Book Reviews

Snapshot August 2015

PimmsAs the first day of a new month arrives it’s time to take a quick snapshot of what I’m listening to and reading.


I’m about a third of the way into Old Goriot by Honoré de Balzac which is part of his novel sequence La Comédie humaine. It’s a book that’s been on my TBR shelf for about four years so the TBR Challenge run by Adam at RoofBeamReader was the perfect catalyst to get  it down off the shelf. Now I’ve started I don’t really understand why I’ve held back for so long. Set in Paris in 1819, Old Goriot follows the intertwined lives of three characters who live in a down at heel boarding house in an undesirable part of the city. Goriot is an elderly retired trader in vermicelli who is so devoted to his daughters he descends into penury just so they don’t go without. Other inhabitants include a mysterious agitator called Vautrin; and Eugène de Rastignac, a naive law student intent on getting established in the higher reaches of society. I love the way Balzac describes the depressing, gloomy nature of the boarding house, its miserable environs which have ” a suggestion of a jail” and its wretched food.


On my journey to work I’ve been engrossed by a true-life story of a friendship conducted via email between a  British mother and an Iraqi teacher. Talking About Jane Austen in Baghdad by Bee Rowlatt and May Witwit traces the stages of a friendship which began in 2005 when Bee (a journalist on the BBC World Service) interviewed May (a lecturer in English literature at Baghdad university) for a feature piece. Their lives as so different; one woman is trapped in the bloodbath of Baghdad while the other bakes cakes for the school’s parents’ association; but their friendship grows. Together they hatch a plan to get May and her husband Ali away from the dangers of Iraq. As in all good human drama stories, it’s a plan that doesn’t go smoothly. This is a book that exists only because of that plan (its publication was designed to fund a PhD position in London for May). As a written text I’m sure it would be a fascinating read but it works so much better in audio format where the letters are read by an actress Sian Thomas. She captures so well each woman’s speech patterns and accidents so you feel they are really talking to each other across the miles.




What do you need to know about me? 1. I'm from Wales which is one of the countries in the UK and must never be confused with England. 2. My life has always revolved around the written and spoken word. I worked as a journalist for nine years then in international corporate communications 3. My tastes in books are eclectic. I love realism and hate science fiction and science fantasy. 4. I am trying to broaden my reading horizons geographically by reading more books in translation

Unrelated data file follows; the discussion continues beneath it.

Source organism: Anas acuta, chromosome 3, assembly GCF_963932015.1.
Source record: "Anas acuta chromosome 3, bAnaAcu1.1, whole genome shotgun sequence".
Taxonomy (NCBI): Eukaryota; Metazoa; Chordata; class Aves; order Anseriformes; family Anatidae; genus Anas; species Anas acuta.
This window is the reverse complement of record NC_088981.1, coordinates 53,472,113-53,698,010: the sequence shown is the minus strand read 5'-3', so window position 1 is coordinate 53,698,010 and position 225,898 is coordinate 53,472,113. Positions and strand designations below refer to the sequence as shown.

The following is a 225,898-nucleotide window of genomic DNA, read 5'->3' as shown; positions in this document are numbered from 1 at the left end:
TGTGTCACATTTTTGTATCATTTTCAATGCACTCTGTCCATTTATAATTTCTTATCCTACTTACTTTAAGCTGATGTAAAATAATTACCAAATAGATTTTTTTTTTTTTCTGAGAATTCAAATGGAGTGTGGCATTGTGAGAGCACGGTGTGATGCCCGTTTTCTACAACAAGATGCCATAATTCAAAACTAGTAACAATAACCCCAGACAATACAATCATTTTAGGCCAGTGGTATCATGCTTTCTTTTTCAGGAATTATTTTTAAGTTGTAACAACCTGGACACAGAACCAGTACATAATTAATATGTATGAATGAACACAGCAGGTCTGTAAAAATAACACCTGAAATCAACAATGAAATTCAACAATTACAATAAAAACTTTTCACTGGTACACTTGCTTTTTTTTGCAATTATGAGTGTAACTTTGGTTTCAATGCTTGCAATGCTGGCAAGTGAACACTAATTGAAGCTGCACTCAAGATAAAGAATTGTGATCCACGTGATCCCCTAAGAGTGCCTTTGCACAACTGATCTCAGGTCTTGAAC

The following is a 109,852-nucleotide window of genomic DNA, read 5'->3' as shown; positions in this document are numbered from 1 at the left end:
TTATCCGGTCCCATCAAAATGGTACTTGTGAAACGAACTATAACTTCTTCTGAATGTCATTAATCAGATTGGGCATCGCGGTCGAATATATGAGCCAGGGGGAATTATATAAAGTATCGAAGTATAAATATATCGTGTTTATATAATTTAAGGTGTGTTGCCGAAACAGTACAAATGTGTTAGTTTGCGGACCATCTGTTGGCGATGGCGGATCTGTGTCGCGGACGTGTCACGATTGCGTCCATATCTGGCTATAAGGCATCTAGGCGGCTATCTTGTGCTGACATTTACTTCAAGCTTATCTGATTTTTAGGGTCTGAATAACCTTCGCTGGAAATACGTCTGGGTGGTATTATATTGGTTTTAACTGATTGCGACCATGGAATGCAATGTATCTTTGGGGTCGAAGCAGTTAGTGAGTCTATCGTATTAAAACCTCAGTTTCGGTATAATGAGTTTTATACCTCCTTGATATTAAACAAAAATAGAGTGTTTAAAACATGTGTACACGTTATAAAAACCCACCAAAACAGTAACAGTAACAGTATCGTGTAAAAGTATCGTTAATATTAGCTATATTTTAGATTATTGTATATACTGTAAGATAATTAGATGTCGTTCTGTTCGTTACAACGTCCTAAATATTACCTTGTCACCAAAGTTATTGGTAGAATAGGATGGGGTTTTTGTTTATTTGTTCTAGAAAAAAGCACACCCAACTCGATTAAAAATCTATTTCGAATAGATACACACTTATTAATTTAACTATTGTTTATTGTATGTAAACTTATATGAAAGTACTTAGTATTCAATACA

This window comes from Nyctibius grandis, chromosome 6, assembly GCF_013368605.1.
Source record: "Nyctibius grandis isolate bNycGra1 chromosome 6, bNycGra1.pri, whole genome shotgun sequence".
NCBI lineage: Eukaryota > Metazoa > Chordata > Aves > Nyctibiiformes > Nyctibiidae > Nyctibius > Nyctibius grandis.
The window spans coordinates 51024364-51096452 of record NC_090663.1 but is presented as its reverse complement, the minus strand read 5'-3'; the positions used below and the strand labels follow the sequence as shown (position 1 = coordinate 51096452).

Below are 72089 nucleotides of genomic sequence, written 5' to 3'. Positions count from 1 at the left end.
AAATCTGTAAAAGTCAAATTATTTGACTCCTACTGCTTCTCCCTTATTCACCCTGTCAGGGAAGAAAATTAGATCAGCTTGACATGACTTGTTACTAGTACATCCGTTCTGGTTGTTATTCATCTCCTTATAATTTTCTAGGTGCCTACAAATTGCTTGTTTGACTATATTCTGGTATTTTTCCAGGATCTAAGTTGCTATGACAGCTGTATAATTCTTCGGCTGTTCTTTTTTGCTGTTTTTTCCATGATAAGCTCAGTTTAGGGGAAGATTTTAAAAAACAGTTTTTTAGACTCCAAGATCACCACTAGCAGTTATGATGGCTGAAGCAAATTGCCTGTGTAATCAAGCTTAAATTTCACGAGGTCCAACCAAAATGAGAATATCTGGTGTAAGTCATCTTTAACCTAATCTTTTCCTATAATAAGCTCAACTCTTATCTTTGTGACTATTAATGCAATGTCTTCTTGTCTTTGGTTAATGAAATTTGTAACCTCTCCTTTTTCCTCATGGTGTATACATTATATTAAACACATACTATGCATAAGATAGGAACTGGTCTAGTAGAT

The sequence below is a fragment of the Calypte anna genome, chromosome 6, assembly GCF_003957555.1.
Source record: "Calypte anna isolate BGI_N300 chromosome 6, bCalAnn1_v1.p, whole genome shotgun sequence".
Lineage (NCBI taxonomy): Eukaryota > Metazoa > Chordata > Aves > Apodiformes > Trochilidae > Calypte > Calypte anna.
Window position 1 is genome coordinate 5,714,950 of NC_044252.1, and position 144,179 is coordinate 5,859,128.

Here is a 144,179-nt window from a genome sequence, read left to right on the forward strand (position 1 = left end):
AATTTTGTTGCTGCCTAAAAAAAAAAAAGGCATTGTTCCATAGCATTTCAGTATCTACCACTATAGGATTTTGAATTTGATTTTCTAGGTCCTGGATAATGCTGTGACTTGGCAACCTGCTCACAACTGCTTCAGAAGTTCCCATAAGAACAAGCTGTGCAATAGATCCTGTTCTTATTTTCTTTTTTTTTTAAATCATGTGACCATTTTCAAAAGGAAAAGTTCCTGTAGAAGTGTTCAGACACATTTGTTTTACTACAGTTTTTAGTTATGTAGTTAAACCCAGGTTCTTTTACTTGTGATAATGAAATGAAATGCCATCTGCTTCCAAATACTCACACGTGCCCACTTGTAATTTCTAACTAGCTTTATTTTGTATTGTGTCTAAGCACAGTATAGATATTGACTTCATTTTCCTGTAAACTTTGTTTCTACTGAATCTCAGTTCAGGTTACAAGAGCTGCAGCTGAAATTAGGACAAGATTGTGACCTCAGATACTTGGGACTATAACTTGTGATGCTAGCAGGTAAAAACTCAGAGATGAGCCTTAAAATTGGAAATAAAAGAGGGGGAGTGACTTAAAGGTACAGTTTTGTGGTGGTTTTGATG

12 thoughts on “Snapshot August 2015

  • Oh that Jane Austen related book sounds wonderful! And I don’t think it’s a thin connection 🙂 I’ll probably check it out as I’m just as fascinated by those who are connected to Austen (even the most tangentially) as I am about Austen herself.

    • I feel emboldened to enter the fray of Austen in August now!

  • Your listening to Talking About Reading Jane Austen in Baghdad would fit in perfectly with Austen in August at Roof Beam Reader should you choose to participate.

    • It has only a very thin connection to Austen but maybe it would still qualify for Austen in August

  • Love the sound of what you are listening to thanks for sharing

  • I haven’t read this one. I read many of the classics during my youth living in an isolated place in a home with “books by the yard”.

    I recently read “Bird Box” and was excited at first as I saw it to an allegory to the terror that appears prevalent in our society. This terror makes us blind (blindfolded) to reality and logic. However, all the reviews see it as a straight post-apocalyptic sci-fi novel. I recently also read “30 Seconds After” which is more the latter type.

    Can’t understand how people don’t read now days. Amazing what they are missing.


  • I’ve never read Balzac, but the book you’re reading sounds great. I will have to put Balzac on my classics list.

    • i’ve never read him previously either, I somehow had the feeling his books were rather ponderous (no idea how I got that impression) but that’s completely wrong

  • I loved Old Goriot, so I’m not surprised that you’re enjoying it.

  • I have my radio alarm tuned to the World Service from 6am weekdays and find it a much nicer way of waking up that the confrontational stance of John Humphies. However I haven’t heard of Bee or this story (From Our Own Correspondent is another excellent series of 5 minute stories from BBC people on the ground) so good to hear it expanded out and presented in a dramatisation……

    • I wonder if she is still with the World Service – the book represents three years up to 2009 so she could have moved on. I’ve given up on John Humphreys too.


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